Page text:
MS Drug Gets Stronger Alert; Trial of Another SuspendedMar 17, 2005 | USA TODAY
Avonex, the No. 1-selling drug for treating multiple sclerosis, might cause liver failure in rare cases and will carry a stronger warning label, the Food and Drug Administration and maker Biogen Idec (BIIB) said Wednesday.
The stronger warning will match one already on rival drug Rebif and underscores dangers that have long been known with that class of drugs, doctors say.
Still, the news was another blow to the MS community. Last month, Biogen and partner Elan (ELN) pulled the promising MS drug Tysabri from the market after one patient taking it died from a rare brain infection and another contracted the same condition.
More bad news came Wednesday when the FDA and drugmaker GlaxoSmithKline (GSK) suspended a clinical trial of a new drug in the same class as Tysabri. The drug hadn't been approved for sale to consumers. The trial, involving 400 patients, was suspended until more is known about what happened with Tysabri. "I imagine the FDA is trying to be as cautious as possible," says Nicholas LaRocca, an MS specialist at the National Multiple Sclerosis Society. Glaxo said it hopes to restart the trial. There are about 150 MS drug trials underway, many of which don't include Tysabri-like drugs.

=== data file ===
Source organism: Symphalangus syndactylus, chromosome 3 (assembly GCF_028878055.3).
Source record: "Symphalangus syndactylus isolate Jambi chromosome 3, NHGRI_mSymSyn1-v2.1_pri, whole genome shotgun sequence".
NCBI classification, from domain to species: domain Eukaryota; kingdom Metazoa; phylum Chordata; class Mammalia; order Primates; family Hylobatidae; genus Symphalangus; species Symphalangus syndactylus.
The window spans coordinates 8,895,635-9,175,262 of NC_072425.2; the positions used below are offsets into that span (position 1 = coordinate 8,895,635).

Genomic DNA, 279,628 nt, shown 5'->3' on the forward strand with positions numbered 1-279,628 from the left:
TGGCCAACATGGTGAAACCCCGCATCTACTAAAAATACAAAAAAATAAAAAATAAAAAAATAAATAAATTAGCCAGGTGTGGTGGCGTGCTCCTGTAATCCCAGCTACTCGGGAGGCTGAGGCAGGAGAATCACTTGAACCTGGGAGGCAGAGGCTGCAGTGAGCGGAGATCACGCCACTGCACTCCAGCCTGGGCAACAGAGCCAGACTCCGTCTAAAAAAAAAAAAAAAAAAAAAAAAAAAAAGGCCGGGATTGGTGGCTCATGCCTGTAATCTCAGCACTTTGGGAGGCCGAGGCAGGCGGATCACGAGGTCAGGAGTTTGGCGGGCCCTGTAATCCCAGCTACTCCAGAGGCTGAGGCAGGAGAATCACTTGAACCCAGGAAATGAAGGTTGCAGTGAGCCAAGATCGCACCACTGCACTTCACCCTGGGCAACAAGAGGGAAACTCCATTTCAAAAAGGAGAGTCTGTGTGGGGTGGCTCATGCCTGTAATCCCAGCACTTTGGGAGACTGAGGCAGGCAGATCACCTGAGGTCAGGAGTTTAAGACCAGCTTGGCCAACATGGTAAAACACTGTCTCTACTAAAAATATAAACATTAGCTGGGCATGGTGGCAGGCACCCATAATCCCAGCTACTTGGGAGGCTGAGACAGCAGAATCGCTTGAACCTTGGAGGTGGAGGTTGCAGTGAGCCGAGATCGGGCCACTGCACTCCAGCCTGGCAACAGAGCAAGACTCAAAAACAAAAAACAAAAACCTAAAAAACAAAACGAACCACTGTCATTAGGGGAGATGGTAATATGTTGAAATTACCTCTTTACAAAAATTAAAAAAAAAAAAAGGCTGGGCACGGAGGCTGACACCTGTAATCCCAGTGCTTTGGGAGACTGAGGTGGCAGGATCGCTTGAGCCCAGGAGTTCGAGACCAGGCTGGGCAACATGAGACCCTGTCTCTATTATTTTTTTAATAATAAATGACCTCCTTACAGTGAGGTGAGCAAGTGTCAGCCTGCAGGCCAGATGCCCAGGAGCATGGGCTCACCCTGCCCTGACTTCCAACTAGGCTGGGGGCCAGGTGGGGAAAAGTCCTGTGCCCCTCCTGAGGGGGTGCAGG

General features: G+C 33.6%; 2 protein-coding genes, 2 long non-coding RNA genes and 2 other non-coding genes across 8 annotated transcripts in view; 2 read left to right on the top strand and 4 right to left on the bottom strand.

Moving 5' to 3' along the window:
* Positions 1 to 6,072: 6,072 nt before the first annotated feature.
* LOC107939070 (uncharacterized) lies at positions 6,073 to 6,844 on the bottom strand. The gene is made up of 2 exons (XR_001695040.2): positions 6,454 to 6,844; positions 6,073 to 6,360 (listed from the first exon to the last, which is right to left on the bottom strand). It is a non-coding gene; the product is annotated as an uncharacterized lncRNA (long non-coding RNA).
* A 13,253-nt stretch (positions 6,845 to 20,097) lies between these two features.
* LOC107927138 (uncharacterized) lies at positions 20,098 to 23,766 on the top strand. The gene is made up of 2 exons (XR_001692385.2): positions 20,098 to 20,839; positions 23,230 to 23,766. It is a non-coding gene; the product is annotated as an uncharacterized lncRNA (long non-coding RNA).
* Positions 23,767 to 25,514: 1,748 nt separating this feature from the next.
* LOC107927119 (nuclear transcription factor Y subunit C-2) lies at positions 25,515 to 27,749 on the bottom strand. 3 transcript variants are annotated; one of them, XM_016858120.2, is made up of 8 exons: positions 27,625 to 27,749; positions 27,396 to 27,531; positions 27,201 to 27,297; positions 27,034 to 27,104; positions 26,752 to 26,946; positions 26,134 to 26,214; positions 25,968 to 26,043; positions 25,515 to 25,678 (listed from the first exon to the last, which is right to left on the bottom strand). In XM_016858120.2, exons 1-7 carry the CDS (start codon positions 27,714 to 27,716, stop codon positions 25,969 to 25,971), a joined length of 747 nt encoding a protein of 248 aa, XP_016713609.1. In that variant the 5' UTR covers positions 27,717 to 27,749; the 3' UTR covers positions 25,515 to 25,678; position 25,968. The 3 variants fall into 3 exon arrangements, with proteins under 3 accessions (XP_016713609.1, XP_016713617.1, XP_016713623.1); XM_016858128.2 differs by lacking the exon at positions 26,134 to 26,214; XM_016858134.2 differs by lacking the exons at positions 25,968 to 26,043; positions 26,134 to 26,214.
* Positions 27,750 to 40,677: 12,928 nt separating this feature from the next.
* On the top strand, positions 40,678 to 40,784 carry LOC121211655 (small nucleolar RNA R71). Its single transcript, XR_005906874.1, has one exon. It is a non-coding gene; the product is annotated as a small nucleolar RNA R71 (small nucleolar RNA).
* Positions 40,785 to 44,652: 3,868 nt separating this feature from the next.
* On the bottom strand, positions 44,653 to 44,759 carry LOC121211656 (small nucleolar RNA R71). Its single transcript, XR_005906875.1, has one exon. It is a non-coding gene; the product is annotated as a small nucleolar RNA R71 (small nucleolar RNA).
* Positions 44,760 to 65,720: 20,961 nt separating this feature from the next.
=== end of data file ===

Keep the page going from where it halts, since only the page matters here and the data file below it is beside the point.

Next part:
MS is a progressive disease of the central nervous system that affects more than 400,000 people in the USA and more than 1 million worldwide. Avonex, Tysabri and other drugs are intended to slow the disease's progression.
LaRocca says the withdrawal of Tysabri and the suspension of the Glaxo trial represent a "chink in optimism for the future" of MS treatments, but five other drugs, including Avonex, are still available.
Biogen, which has said it hopes to return Tysabri to market, wouldn't say how many Avonex users had liver failure. But it said the condition was "very, very rare" and that it sees the label change as "minor."
Biogen's competitors may not benefit much because some pose the same liver risk, but the overall risk is small, says Winton Gibbons, biotech analyst for William Blair.